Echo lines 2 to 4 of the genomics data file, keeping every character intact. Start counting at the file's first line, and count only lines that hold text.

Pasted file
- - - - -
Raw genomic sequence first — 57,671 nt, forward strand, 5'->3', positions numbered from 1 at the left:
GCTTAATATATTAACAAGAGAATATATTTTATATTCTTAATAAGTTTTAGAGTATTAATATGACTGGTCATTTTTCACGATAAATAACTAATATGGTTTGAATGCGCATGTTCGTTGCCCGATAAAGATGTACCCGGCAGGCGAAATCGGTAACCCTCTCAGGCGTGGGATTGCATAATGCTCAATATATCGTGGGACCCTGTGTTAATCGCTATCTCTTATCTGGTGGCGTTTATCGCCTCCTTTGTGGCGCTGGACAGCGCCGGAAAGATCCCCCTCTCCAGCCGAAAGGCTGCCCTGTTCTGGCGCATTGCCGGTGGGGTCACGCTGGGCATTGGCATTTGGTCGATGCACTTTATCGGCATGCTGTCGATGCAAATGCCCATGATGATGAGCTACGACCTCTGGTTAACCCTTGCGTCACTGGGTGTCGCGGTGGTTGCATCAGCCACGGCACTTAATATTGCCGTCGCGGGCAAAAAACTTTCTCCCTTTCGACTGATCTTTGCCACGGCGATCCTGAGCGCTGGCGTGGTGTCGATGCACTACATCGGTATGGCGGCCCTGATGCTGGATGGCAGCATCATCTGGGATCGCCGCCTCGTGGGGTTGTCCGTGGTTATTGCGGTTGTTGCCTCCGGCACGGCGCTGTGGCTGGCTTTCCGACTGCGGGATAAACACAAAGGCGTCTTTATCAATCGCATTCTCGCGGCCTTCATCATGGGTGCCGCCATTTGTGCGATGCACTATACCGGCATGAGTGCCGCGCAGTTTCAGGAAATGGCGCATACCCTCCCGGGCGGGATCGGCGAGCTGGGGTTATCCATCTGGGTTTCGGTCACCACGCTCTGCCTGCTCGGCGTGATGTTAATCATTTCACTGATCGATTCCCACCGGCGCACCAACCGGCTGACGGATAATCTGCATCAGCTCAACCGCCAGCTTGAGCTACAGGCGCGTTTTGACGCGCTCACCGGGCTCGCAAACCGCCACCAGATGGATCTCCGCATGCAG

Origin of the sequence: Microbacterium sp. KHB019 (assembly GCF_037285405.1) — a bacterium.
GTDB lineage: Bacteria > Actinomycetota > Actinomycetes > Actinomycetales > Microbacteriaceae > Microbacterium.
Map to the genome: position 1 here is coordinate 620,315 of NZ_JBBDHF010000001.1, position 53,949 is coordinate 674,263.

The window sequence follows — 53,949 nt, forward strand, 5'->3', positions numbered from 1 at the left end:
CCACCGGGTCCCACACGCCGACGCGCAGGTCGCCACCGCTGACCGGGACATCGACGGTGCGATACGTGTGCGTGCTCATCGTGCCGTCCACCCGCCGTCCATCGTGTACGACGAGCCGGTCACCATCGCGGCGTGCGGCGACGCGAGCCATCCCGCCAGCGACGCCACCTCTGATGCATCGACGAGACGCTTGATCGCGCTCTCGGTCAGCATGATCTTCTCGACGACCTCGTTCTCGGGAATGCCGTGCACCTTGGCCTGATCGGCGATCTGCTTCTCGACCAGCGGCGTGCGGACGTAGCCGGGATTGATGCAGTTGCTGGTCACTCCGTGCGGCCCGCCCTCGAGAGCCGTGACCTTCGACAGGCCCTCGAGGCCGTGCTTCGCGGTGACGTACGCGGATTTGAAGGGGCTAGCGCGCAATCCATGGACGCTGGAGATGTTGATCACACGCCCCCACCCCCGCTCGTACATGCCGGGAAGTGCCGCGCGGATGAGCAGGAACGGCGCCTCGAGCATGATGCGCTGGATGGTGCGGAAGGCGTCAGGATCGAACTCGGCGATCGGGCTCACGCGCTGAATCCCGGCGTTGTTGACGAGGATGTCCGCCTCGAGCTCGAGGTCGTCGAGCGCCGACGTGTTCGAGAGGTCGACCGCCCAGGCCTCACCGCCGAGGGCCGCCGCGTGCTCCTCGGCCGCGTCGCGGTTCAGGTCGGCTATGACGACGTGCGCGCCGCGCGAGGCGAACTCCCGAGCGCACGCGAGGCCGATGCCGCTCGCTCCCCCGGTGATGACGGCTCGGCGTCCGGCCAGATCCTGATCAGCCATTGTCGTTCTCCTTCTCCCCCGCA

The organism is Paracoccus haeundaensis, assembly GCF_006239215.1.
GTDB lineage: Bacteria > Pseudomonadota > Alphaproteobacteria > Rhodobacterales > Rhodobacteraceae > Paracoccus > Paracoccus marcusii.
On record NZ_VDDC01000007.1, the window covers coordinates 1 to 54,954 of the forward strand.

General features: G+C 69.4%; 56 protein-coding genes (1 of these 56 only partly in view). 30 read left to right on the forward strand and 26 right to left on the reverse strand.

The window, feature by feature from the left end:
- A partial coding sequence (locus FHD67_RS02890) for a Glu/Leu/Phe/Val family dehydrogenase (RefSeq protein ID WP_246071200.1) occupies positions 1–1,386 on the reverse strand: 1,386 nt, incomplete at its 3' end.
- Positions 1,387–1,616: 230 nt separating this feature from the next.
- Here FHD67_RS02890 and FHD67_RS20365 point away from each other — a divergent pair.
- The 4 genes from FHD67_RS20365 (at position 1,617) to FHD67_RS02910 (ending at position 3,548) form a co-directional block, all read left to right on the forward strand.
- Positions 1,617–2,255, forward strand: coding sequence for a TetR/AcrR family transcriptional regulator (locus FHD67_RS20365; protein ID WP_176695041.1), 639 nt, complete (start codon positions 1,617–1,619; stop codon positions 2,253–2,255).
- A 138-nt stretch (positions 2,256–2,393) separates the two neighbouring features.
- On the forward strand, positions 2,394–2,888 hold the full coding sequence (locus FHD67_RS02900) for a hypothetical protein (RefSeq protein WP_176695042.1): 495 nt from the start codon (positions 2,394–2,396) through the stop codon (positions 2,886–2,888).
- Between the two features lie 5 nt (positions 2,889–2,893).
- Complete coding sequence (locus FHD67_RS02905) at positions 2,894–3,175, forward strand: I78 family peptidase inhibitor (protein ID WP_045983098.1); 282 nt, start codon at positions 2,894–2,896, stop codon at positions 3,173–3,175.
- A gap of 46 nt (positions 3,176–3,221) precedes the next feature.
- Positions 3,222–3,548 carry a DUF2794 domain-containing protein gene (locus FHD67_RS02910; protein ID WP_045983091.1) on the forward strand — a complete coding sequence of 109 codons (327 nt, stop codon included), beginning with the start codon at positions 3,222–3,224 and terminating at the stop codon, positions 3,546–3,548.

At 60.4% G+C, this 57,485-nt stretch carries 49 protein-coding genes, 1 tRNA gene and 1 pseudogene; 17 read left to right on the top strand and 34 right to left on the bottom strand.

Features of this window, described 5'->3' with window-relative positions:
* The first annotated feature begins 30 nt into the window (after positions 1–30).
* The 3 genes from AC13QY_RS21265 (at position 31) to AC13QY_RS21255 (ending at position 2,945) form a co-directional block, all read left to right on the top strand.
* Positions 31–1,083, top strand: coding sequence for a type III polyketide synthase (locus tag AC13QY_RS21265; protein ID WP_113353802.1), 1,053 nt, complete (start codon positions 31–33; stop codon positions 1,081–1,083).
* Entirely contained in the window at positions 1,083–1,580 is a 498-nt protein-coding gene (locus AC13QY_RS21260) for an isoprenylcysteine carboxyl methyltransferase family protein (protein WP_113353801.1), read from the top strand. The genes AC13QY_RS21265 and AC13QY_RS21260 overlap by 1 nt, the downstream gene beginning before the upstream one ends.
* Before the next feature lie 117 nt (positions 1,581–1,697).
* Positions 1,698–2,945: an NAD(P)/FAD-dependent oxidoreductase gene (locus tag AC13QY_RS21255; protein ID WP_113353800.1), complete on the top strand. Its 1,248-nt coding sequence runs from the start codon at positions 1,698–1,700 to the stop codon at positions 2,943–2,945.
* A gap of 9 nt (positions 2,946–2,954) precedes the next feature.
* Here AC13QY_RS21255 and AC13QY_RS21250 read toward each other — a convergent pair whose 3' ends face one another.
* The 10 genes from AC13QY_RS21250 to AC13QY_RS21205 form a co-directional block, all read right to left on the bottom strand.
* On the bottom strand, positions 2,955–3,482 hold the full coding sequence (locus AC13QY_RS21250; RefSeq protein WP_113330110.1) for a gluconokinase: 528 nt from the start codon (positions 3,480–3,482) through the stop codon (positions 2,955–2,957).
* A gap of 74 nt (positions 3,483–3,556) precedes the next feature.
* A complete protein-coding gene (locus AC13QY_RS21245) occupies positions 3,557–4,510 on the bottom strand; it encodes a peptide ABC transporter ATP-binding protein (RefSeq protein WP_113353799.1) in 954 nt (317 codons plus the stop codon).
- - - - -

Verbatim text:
GCTTAATATATTAACAAGAGAATATATTTTATATTCTTAATAAGTTTTAGAGTATTAATATGACTGGTCATTTTTCACGATAAATAACTAATATGGTTTGAATGCGCATGTTCGTTGCCCGATAAAGATGTACCCGGCAGGCGAAATCGGTAACCCTCTCAGGCGTGGGATTGCATAATGCTCAATATATCGTGGGACCCTGTGTTAATCGCTATCTCTTATCTGGTGGCGTTTATCGCCTCCTTTGTGGCGCTGGACAGCGCCGGAAAGATCCCCCTCTCCAGCCGAAAGGCTGCCCTGTTCTGGCGCATTGCCGGTGGGGTCACGCTGGGCATTGGCATTTGGTCGATGCACTTTATCGGCATGCTGTCGATGCAAATGCCCATGATGATGAGCTACGACCTCTGGTTAACCCTTGCGTCACTGGGTGTCGCGGTGGTTGCATCAGCCACGGCACTTAATATTGCCGTCGCGGGCAAAAAACTTTCTCCCTTTCGACTGATCTTTGCCACGGCGATCCTGAGCGCTGGCGTGGTGTCGATGCACTACATCGGTATGGCGGCCCTGATGCTGGATGGCAGCATCATCTGGGATCGCCGCCTCGTGGGGTTGTCCGTGGTTATTGCGGTTGTTGCCTCCGGCACGGCGCTGTGGCTGGCTTTCCGACTGCGGGATAAACACAAAGGCGTCTTTATCAATCGCATTCTCGCGGCCTTCATCATGGGTGCCGCCATTTGTGCGATGCACTATACCGGCATGAGTGCCGCGCAGTTTCAGGAAATGGCGCATACCCTCCCGGGCGGGATCGGCGAGCTGGGGTTATCCATCTGGGTTTCGGTCACCACGCTCTGCCTGCTCGGCGTGATGTTAATCATTTCACTGATCGATTCCCACCGGCGCACCAACCGGCTGACGGATAATCTGCATCAGCTCAACCGCCAGCTTGAGCTACAGGCGCGTTTTGACGCGCTCACCGGGCTCGCAAACCGCCACCAGATGGATCTCCGCATGCAG

Origin of the sequence: Microbacterium sp. KHB019 (assembly GCF_037285405.1) — a bacterium.
GTDB lineage: Bacteria > Actinomycetota > Actinomycetes > Actinomycetales > Microbacteriaceae > Microbacterium.